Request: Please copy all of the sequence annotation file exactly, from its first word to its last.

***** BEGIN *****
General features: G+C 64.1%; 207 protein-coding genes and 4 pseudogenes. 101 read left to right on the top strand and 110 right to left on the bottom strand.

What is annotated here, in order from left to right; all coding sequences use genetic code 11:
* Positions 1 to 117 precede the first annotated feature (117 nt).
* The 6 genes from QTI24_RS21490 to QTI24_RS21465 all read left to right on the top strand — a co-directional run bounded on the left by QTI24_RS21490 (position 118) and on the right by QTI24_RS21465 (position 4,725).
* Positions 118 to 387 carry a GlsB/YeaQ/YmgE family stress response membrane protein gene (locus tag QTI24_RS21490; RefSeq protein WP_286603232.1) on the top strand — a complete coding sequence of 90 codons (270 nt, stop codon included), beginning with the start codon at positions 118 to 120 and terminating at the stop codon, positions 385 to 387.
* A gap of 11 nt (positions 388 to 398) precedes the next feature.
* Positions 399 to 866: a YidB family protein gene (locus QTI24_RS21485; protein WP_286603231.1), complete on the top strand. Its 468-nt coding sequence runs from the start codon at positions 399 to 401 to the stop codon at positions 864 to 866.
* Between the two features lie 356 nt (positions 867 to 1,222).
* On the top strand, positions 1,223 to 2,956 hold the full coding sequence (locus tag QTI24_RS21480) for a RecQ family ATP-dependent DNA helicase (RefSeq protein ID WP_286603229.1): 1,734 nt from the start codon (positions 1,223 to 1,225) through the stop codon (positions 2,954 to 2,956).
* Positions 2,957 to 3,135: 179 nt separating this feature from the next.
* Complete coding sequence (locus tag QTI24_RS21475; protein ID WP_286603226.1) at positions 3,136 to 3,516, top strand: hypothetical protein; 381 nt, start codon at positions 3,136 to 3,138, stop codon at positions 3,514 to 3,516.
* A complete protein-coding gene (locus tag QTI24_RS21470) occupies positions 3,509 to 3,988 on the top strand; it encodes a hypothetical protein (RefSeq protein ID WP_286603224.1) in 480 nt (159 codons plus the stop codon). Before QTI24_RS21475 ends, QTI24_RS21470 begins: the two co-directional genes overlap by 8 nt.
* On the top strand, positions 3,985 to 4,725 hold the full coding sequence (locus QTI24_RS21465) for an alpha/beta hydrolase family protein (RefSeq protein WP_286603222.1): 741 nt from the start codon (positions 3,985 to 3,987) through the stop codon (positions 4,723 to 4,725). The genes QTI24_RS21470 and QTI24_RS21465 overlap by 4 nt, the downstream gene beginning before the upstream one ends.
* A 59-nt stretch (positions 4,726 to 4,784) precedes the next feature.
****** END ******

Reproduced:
General features: G+C 64.1%; 207 protein-coding genes and 4 pseudogenes. 101 read left to right on the top strand and 110 right to left on the bottom strand.

What is annotated here, in order from left to right; all coding sequences use genetic code 11:
* Positions 1 to 117 precede the first annotated feature (117 nt).
* The 6 genes from QTI24_RS21490 to QTI24_RS21465 all read left to right on the top strand — a co-directional run bounded on the left by QTI24_RS21490 (position 118) and on the right by QTI24_RS21465 (position 4,725).
* Positions 118 to 387 carry a GlsB/YeaQ/YmgE family stress response membrane protein gene (locus tag QTI24_RS21490; RefSeq protein WP_286603232.1) on the top strand — a complete coding sequence of 90 codons (270 nt, stop codon included), beginning with the start codon at positions 118 to 120 and terminating at the stop codon, positions 385 to 387.
* A gap of 11 nt (positions 388 to 398) precedes the next feature.
* Positions 399 to 866: a YidB family protein gene (locus QTI24_RS21485; protein WP_286603231.1), complete on the top strand. Its 468-nt coding sequence runs from the start codon at positions 399 to 401 to the stop codon at positions 864 to 866.
* Between the two features lie 356 nt (positions 867 to 1,222).
* On the top strand, positions 1,223 to 2,956 hold the full coding sequence (locus tag QTI24_RS21480) for a RecQ family ATP-dependent DNA helicase (RefSeq protein ID WP_286603229.1): 1,734 nt from the start codon (positions 1,223 to 1,225) through the stop codon (positions 2,954 to 2,956).
* Positions 2,957 to 3,135: 179 nt separating this feature from the next.
* Complete coding sequence (locus tag QTI24_RS21475; protein ID WP_286603226.1) at positions 3,136 to 3,516, top strand: hypothetical protein; 381 nt, start codon at positions 3,136 to 3,138, stop codon at positions 3,514 to 3,516.
* A complete protein-coding gene (locus tag QTI24_RS21470) occupies positions 3,509 to 3,988 on the top strand; it encodes a hypothetical protein (RefSeq protein ID WP_286603224.1) in 480 nt (159 codons plus the stop codon). Before QTI24_RS21475 ends, QTI24_RS21470 begins: the two co-directional genes overlap by 8 nt.
* On the top strand, positions 3,985 to 4,725 hold the full coding sequence (locus QTI24_RS21465) for an alpha/beta hydrolase family protein (RefSeq protein WP_286603222.1): 741 nt from the start codon (positions 3,985 to 3,987) through the stop codon (positions 4,723 to 4,725). The genes QTI24_RS21470 and QTI24_RS21465 overlap by 4 nt, the downstream gene beginning before the upstream one ends.
* A 59-nt stretch (positions 4,726 to 4,784) precedes the next feature.